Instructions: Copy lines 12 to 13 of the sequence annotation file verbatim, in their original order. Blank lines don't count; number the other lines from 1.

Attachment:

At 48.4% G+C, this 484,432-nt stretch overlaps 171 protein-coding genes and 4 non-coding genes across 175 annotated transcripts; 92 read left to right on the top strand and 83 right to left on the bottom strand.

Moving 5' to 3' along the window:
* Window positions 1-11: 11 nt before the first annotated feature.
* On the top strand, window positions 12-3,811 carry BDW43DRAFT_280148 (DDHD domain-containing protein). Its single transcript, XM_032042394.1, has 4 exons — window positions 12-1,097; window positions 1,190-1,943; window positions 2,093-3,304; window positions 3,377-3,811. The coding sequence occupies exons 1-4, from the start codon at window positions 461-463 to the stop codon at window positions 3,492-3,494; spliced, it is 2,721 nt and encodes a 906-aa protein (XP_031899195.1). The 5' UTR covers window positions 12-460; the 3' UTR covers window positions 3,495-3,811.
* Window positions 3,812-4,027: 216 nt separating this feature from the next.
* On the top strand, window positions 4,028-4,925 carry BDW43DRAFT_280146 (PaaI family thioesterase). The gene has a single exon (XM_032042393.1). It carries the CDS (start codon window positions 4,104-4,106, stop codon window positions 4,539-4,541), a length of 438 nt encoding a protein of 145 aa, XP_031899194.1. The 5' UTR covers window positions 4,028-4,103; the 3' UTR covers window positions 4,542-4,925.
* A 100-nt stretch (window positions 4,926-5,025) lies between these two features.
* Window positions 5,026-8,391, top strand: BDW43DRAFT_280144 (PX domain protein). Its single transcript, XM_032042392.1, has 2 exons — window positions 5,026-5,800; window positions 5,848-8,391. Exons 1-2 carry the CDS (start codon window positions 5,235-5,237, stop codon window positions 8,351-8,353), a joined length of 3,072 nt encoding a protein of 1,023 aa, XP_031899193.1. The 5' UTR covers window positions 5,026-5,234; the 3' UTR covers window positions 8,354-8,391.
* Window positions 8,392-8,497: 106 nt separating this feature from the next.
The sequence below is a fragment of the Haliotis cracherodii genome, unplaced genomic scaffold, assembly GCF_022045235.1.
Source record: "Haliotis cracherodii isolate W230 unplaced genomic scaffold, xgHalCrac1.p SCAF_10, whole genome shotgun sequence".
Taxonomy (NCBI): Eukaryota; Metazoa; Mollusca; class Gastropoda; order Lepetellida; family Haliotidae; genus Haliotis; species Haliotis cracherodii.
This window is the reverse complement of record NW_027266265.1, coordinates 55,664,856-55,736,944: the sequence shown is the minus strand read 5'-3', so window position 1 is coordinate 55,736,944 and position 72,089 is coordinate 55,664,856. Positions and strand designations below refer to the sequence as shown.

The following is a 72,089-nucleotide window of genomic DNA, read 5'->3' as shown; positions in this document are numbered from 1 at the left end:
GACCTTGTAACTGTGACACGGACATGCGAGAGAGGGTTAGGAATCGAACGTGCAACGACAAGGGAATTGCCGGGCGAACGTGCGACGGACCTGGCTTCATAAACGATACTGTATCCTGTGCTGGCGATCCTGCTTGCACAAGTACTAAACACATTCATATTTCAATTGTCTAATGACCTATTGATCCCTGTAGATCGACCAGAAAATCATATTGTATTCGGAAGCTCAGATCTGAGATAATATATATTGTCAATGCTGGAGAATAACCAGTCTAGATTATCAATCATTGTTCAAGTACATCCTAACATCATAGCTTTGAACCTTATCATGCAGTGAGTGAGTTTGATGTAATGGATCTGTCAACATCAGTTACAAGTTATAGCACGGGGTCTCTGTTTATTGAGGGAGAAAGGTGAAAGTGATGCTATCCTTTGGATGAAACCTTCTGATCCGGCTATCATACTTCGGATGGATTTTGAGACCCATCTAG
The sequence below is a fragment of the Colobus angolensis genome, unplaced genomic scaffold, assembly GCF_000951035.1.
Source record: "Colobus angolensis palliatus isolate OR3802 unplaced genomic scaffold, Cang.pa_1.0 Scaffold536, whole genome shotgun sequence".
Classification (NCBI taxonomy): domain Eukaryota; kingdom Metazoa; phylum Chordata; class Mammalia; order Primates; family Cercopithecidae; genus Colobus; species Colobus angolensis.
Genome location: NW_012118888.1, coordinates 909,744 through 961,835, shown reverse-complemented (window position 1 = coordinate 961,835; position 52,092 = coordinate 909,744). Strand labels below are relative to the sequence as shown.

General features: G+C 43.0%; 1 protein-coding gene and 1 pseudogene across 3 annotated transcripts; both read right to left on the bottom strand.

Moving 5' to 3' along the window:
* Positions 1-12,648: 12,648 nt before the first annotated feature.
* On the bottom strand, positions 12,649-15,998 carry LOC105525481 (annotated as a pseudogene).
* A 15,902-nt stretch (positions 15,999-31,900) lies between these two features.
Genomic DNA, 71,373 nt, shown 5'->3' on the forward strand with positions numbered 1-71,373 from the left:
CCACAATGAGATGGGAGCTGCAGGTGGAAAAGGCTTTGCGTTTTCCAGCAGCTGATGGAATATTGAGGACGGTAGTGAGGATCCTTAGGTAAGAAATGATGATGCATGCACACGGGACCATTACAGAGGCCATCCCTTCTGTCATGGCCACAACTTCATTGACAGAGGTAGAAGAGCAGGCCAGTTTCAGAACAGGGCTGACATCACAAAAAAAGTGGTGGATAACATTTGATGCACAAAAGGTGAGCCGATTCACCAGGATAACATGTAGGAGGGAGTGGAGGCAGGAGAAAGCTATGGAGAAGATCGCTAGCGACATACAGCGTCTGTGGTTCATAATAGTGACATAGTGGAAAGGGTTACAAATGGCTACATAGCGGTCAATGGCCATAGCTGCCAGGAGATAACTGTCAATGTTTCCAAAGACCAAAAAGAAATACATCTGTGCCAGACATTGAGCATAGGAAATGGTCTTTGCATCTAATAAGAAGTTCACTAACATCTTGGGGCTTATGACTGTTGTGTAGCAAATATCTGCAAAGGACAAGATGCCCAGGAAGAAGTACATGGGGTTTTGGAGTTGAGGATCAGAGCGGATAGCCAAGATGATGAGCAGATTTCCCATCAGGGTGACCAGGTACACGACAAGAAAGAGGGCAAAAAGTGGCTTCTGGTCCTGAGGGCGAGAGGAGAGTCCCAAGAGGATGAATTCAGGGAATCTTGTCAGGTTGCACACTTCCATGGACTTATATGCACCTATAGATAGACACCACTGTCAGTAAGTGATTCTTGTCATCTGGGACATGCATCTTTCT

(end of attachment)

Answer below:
Taxonomy (NCBI): Eukaryota; Metazoa; Mollusca; class Gastropoda; order Lepetellida; family Haliotidae; genus Haliotis; species Haliotis cracherodii.
This window is the reverse complement of record NW_027266265.1, coordinates 55,664,856-55,736,944: the sequence shown is the minus strand read 5'-3', so window position 1 is coordinate 55,736,944 and position 72,089 is coordinate 55,664,856. Positions and strand designations below refer to the sequence as shown.